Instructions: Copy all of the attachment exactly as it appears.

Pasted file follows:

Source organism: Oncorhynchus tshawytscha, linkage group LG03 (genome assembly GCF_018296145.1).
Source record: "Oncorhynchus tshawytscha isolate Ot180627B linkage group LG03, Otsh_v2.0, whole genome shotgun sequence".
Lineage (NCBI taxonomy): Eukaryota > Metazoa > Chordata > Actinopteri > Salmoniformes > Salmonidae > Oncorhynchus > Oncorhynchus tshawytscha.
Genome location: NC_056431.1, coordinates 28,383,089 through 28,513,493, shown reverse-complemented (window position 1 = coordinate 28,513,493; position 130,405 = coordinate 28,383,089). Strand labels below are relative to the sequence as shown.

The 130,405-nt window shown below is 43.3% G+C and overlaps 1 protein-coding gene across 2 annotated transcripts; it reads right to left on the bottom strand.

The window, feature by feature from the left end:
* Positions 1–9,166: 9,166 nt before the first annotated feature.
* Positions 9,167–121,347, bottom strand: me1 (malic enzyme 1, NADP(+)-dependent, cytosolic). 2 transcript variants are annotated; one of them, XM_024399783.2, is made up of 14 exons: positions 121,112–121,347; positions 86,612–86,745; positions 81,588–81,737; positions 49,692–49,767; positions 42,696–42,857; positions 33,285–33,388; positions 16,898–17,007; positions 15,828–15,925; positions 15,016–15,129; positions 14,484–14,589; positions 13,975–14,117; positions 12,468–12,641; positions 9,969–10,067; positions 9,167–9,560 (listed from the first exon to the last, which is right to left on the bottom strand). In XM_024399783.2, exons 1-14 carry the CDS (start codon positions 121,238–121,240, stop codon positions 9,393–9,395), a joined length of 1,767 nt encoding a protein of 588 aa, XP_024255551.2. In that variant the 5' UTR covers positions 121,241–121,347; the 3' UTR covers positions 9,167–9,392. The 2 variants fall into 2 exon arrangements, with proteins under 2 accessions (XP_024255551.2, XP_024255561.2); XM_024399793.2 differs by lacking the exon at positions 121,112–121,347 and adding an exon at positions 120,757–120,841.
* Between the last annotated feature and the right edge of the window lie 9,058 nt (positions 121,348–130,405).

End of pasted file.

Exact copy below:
Source organism: Oncorhynchus tshawytscha, linkage group LG03 (genome assembly GCF_018296145.1).
Source record: "Oncorhynchus tshawytscha isolate Ot180627B linkage group LG03, Otsh_v2.0, whole genome shotgun sequence".
Lineage (NCBI taxonomy): Eukaryota > Metazoa > Chordata > Actinopteri > Salmoniformes > Salmonidae > Oncorhynchus > Oncorhynchus tshawytscha.
Genome location: NC_056431.1, coordinates 28,383,089 through 28,513,493, shown reverse-complemented (window position 1 = coordinate 28,513,493; position 130,405 = coordinate 28,383,089). Strand labels below are relative to the sequence as shown.

The 130,405-nt window shown below is 43.3% G+C and overlaps 1 protein-coding gene across 2 annotated transcripts; it reads right to left on the bottom strand.

The window, feature by feature from the left end:
* Positions 1–9,166: 9,166 nt before the first annotated feature.
* Positions 9,167–121,347, bottom strand: me1 (malic enzyme 1, NADP(+)-dependent, cytosolic). 2 transcript variants are annotated; one of them, XM_024399783.2, is made up of 14 exons: positions 121,112–121,347; positions 86,612–86,745; positions 81,588–81,737; positions 49,692–49,767; positions 42,696–42,857; positions 33,285–33,388; positions 16,898–17,007; positions 15,828–15,925; positions 15,016–15,129; positions 14,484–14,589; positions 13,975–14,117; positions 12,468–12,641; positions 9,969–10,067; positions 9,167–9,560 (listed from the first exon to the last, which is right to left on the bottom strand). In XM_024399783.2, exons 1-14 carry the CDS (start codon positions 121,238–121,240, stop codon positions 9,393–9,395), a joined length of 1,767 nt encoding a protein of 588 aa, XP_024255551.2. In that variant the 5' UTR covers positions 121,241–121,347; the 3' UTR covers positions 9,167–9,392. The 2 variants fall into 2 exon arrangements, with proteins under 2 accessions (XP_024255551.2, XP_024255561.2); XM_024399793.2 differs by lacking the exon at positions 121,112–121,347 and adding an exon at positions 120,757–120,841.
* Between the last annotated feature and the right edge of the window lie 9,058 nt (positions 121,348–130,405).